With all respect to reader Ralph Schmidt's opinion about Paul Revere, the facts bear out neither his nor Sarah Palin's portrayal of Revere's ride.
Ms. Palin attempts to paint a picture of Revere as a provocateur, waving the proverbial red flag in front of a bull to get it to charge, warning the British not to mess with the colonies. However, Revere's own hand betrays Palin's inaccuracies: In a letter written about his famous ride, Revere describes himself and his company (Revere was not alone in his efforts) as taking extreme pains to make sure that the British were as ignorant as possible about American movements.
In fact, the only "warning" that Revere gave to the British was when he was detained briefly by the British, and that information was only surrendered when a British officer held a gun to his head and threatened to blow his brains out. While the idea of Revere racing through the street calling out "The British are coming!" has a certain romance to it, it's utterly false: Revere took great pains to select only trustworthy Patriots to spread the word door-to-door in a concerted effort to prevent the British from finding out American plans.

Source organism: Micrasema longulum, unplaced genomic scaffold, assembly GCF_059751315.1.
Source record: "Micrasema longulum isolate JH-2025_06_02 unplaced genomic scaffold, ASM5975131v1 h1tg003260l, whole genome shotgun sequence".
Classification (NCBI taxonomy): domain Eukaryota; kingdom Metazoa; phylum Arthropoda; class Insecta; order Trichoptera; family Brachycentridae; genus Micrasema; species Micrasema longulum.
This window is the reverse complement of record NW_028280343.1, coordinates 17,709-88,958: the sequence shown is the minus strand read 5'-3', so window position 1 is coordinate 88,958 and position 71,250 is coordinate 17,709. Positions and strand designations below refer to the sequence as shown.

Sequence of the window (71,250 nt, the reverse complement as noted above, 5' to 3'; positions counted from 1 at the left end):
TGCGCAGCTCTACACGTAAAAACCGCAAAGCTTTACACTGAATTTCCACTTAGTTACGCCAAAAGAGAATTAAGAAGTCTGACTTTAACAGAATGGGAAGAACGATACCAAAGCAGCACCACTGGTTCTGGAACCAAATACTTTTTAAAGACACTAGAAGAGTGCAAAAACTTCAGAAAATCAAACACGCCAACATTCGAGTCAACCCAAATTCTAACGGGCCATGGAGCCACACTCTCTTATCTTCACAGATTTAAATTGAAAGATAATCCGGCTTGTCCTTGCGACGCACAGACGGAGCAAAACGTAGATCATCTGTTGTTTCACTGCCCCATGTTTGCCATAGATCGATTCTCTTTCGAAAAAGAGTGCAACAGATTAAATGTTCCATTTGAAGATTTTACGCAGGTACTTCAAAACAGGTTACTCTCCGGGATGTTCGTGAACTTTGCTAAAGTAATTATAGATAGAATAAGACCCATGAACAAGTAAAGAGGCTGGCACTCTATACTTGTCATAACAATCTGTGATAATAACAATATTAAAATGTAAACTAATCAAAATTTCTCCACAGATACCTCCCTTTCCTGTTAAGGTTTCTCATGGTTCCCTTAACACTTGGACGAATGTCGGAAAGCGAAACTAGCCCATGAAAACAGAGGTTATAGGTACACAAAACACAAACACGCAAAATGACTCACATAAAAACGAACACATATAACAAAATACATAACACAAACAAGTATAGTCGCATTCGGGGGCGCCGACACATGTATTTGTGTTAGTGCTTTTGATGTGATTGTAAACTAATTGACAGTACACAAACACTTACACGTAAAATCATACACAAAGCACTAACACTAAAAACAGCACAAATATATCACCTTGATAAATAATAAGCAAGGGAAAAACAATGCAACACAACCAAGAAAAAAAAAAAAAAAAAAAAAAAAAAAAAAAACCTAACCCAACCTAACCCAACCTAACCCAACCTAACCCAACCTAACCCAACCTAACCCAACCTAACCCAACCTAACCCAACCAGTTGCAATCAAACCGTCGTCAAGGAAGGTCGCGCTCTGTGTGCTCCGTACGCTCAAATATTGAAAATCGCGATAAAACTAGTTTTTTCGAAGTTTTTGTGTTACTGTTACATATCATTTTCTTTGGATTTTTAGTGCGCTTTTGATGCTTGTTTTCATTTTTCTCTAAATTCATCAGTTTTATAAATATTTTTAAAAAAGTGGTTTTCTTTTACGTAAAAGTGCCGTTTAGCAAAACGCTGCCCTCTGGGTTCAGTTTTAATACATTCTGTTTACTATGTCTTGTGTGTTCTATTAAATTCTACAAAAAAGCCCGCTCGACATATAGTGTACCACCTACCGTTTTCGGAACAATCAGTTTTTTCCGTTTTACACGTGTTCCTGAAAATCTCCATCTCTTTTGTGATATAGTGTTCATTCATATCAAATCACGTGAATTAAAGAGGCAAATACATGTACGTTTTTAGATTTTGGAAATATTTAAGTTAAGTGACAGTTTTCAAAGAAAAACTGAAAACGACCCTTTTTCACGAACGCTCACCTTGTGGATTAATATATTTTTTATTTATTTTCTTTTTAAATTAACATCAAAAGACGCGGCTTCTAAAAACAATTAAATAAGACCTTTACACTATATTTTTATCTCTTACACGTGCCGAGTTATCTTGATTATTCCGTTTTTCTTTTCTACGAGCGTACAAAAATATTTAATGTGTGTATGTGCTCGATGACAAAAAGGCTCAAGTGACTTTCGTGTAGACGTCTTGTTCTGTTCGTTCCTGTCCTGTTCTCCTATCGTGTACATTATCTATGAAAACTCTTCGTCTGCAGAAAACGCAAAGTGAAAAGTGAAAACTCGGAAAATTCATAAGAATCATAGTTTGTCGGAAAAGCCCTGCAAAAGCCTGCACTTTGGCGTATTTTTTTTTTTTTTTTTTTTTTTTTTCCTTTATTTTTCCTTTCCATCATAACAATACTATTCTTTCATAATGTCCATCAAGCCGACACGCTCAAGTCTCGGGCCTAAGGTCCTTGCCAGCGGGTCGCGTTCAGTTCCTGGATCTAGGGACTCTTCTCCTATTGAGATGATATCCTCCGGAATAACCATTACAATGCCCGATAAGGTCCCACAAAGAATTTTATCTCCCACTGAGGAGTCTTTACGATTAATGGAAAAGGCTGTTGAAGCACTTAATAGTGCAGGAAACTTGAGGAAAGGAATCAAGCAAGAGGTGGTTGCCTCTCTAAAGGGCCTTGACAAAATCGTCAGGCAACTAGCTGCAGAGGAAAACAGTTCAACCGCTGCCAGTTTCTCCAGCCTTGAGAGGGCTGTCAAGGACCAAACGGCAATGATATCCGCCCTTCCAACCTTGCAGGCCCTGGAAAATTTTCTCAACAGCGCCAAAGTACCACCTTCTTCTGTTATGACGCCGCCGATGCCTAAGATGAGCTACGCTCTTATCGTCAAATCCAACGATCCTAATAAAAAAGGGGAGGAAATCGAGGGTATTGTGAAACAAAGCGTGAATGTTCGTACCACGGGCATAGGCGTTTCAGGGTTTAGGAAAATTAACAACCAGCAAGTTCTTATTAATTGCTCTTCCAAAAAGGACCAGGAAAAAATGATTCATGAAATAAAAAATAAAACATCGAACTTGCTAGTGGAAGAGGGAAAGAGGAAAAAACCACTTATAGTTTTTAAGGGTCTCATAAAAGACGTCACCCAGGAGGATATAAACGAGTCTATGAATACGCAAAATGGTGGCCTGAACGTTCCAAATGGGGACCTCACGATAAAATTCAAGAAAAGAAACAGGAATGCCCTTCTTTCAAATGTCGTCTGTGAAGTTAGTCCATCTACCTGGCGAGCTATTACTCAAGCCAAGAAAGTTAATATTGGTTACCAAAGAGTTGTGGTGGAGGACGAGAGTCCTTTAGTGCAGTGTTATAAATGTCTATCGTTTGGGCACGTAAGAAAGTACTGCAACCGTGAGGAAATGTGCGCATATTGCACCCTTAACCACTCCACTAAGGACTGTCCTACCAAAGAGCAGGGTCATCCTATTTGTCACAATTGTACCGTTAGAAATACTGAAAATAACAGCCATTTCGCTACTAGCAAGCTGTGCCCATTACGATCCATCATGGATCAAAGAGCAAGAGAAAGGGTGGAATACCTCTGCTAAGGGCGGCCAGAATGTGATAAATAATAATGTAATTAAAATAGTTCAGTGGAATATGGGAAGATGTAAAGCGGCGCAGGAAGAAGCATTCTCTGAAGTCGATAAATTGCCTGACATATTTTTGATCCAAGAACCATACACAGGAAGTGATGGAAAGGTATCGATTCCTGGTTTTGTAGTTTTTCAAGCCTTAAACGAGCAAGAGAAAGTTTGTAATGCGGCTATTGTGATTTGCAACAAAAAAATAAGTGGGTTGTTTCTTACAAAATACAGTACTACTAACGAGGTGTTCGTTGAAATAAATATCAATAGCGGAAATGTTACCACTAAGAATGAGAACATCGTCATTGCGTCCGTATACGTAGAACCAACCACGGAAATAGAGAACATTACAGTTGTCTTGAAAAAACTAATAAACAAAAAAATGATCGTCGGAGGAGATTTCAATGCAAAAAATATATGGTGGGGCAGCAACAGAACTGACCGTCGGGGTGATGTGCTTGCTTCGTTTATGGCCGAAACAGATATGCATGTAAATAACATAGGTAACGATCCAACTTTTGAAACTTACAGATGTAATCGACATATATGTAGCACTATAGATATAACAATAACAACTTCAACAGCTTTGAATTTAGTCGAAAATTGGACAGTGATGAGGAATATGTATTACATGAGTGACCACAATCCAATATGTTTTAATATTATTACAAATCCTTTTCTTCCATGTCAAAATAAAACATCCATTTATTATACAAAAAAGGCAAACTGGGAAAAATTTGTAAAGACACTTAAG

Ms. Palin's view no doubt holds a certain romance to a segment of American society, but it's wrong, and you have that from Paul Revere himself.